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Police start training OFW anti-crime envoys

08 October 2017

By Vir B. Lumicao 

Prevention is the best way to tackle crime, a police officer said on Sept 24 as he briefed some 60 Filipinos, mostly domestic helpers, who signed up for the Hong Kong Police Force’s crime prevention program.

Chief Inspector Kevin Leung lectures OFWs on the crime situation in Hong Kong.

Chief Inspector Kevin Leung gave the volunteers a bird’s-eye view of the crime situation in the city and familiarized them with the various types of crimes that they may encounter in Hong Kong everyday.

The first two topics in a four-seminar series also provided the volunteers with pointerson how to prevent crime and acquaint them with the police force and various aspects of its work.

Aided by tables, charts and photographs, Leung showed how Hong Kong fared vis-à-vis other major cities in the world last year.

On a measure of crime per 100,000 population, Hong Kong ranked No.2 with 911, behind Singapore which had 611, but better than Tokyo’s 1,192 and far below London’s 8,710 and Paris’ 11,844.

“So, that shows you that Hong Kong is one of the safest cities in the world,” Leung said.

He said theft was the most common crime last year with 25,628 cases recorded, down from 27,512 the previous year. Homicide rose to 28 from 22, rape crept up to 71 from 70, while other crimes like indecent assault slipped to 5,024 from 5,360.

He warned them against telephone deception, of which there were 7,260 reported cases last year, and offenses involving dangerous drugs, with 1,712 cases.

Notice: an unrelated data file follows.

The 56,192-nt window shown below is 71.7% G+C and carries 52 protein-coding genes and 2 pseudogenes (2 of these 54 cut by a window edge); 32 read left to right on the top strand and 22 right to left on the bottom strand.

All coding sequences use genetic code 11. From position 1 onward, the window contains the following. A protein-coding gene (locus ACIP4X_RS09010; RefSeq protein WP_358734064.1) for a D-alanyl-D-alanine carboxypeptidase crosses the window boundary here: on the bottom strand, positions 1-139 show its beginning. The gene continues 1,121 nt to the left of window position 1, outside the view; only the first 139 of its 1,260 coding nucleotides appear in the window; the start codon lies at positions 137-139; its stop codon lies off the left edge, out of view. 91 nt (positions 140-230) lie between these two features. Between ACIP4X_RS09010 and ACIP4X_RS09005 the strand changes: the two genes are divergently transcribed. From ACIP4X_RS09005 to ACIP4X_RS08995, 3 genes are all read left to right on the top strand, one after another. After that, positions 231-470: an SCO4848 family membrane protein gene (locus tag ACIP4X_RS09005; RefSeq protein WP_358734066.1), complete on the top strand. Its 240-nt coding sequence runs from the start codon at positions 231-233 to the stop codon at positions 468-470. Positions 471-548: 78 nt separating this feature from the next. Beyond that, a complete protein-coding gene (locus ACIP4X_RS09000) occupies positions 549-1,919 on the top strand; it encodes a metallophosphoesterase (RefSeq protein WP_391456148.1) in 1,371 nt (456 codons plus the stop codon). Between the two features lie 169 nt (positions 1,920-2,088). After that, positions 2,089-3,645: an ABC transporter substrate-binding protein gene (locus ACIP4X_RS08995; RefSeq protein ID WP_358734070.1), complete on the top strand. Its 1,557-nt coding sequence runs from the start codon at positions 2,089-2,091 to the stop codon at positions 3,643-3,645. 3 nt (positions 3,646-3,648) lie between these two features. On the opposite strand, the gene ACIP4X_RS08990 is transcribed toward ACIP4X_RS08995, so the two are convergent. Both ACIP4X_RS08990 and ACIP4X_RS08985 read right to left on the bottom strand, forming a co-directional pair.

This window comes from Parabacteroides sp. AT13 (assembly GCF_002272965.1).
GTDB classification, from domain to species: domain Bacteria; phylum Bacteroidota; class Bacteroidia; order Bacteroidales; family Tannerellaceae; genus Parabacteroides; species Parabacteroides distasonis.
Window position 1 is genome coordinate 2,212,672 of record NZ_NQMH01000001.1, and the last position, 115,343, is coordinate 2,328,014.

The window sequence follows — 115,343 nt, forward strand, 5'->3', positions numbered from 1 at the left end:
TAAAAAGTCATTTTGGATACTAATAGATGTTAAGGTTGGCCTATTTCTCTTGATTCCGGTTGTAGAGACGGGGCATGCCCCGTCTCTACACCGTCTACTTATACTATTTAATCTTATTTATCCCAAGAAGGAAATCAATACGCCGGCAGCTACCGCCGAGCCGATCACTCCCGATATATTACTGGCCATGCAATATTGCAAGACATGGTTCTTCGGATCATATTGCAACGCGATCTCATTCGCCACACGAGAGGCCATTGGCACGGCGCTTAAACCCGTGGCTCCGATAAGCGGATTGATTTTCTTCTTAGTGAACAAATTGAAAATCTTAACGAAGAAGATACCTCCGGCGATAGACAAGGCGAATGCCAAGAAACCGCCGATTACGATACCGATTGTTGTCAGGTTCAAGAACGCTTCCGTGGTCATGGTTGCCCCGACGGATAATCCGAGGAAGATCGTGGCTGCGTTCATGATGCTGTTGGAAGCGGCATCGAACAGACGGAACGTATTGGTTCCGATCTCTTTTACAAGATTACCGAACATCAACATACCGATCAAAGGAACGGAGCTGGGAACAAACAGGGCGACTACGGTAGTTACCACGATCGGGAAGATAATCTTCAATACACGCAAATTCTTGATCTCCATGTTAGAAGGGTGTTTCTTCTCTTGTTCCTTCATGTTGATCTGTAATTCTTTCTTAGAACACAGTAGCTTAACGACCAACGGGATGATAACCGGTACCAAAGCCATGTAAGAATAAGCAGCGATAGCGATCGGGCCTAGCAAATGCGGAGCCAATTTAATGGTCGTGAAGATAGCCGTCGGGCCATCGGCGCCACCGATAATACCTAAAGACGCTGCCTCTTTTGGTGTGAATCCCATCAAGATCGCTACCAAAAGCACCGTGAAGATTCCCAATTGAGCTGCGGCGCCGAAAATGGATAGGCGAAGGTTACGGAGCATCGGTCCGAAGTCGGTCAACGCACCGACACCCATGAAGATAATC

Leung said by learning about these crimes, the volunteers would know how to prevent them before they happen.

The chief inspector said the volunteers need to attend the four seminars that would be held every Sunday morning at the Central Police Station in Sheung Wan and pass a background check before they can be appointed as “fight crime ambassadors”.

“We want to be sure that you have no criminal records and no adverse records before you are appointed as fight crime ambassadors,” Leung said.

After being cleared, they will have to go through another series of Sunday seminars lasting about half an hour each, over 12 months.

The program will include roadshows in which the volunteers will go with officers to the community and distribute crime prevention literature as well as speak to their compatriots about crime issues.

The training will also include tours of other police stations and units as well as sport activities with members of the force.

Some 200 Filipino workers have signed up for the program, and Leung said the police force will continue to recruit more volunteers.

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